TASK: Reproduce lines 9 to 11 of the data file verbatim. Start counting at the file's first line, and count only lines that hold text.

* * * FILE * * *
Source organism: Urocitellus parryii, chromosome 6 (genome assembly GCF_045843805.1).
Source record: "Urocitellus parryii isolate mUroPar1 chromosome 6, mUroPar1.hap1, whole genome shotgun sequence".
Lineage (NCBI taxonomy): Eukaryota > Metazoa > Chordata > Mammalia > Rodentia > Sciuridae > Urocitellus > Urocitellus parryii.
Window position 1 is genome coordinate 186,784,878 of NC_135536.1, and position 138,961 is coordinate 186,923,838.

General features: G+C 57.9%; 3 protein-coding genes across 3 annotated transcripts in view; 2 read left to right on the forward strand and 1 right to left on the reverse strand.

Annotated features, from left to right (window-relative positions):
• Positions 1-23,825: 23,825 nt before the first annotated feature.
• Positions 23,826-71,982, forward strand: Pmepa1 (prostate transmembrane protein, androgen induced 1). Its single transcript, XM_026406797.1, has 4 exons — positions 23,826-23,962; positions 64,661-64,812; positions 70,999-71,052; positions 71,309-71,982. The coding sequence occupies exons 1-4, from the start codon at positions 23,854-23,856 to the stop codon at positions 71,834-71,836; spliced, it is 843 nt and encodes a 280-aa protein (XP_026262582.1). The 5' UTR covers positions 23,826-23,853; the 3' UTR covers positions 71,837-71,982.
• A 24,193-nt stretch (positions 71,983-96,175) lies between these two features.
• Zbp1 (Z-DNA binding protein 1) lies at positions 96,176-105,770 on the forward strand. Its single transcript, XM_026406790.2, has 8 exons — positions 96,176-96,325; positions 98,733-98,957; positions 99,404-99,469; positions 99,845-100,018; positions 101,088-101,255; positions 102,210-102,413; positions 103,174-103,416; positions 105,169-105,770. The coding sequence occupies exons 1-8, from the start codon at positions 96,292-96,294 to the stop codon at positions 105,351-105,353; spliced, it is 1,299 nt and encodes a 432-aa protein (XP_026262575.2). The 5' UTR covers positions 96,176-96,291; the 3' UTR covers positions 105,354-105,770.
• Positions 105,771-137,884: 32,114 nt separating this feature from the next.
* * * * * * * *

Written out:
• A 24,193-nt stretch (positions 71,983-96,175) lies between these two features.
• Zbp1 (Z-DNA binding protein 1) lies at positions 96,176-105,770 on the forward strand. Its single transcript, XM_026406790.2, has 8 exons — positions 96,176-96,325; positions 98,733-98,957; positions 99,404-99,469; positions 99,845-100,018; positions 101,088-101,255; positions 102,210-102,413; positions 103,174-103,416; positions 105,169-105,770. The coding sequence occupies exons 1-8, from the start codon at positions 96,292-96,294 to the stop codon at positions 105,351-105,353; spliced, it is 1,299 nt and encodes a 432-aa protein (XP_026262575.2). The 5' UTR covers positions 96,176-96,291; the 3' UTR covers positions 105,354-105,770.
• Positions 105,771-137,884: 32,114 nt separating this feature from the next.